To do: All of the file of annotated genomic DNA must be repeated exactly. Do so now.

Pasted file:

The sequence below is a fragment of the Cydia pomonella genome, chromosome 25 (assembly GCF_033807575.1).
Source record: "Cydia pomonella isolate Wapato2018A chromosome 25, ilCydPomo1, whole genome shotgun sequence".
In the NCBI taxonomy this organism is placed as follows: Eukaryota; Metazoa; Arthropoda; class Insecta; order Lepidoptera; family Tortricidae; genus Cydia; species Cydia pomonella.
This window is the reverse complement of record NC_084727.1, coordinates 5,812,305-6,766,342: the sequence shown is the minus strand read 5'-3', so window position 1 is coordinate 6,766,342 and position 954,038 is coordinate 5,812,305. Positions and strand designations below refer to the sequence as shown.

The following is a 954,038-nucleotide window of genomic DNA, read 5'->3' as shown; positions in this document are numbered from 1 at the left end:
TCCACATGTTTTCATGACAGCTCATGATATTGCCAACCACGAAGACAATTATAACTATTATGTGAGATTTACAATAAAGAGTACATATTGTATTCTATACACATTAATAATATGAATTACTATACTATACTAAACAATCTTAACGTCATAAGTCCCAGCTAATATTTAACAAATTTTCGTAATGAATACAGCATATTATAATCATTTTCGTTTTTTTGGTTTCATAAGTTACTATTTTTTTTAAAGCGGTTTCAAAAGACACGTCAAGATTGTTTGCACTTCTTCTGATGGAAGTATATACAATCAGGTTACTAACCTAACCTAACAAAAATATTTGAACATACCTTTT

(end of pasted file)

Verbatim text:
The sequence below is a fragment of the Cydia pomonella genome, chromosome 25 (assembly GCF_033807575.1).
Source record: "Cydia pomonella isolate Wapato2018A chromosome 25, ilCydPomo1, whole genome shotgun sequence".
In the NCBI taxonomy this organism is placed as follows: Eukaryota; Metazoa; Arthropoda; class Insecta; order Lepidoptera; family Tortricidae; genus Cydia; species Cydia pomonella.
This window is the reverse complement of record NC_084727.1, coordinates 5,812,305-6,766,342: the sequence shown is the minus strand read 5'-3', so window position 1 is coordinate 6,766,342 and position 954,038 is coordinate 5,812,305. Positions and strand designations below refer to the sequence as shown.

The following is a 954,038-nucleotide window of genomic DNA, read 5'->3' as shown; positions in this document are numbered from 1 at the left end:
TCCACATGTTTTCATGACAGCTCATGATATTGCCAACCACGAAGACAATTATAACTATTATGTGAGATTTACAATAAAGAGTACATATTGTATTCTATACACATTAATAATATGAATTACTATACTATACTAAACAATCTTAACGTCATAAGTCCCAGCTAATATTTAACAAATTTTCGTAATGAATACAGCATATTATAATCATTTTCGTTTTTTTGGTTTCATAAGTTACTATTTTTTTTAAAGCGGTTTCAAAAGACACGTCAAGATTGTTTGCACTTCTTCTGATGGAAGTATATACAATCAGGTTACTAACCTAACCTAACAAAAATATTTGAACATACCTTTT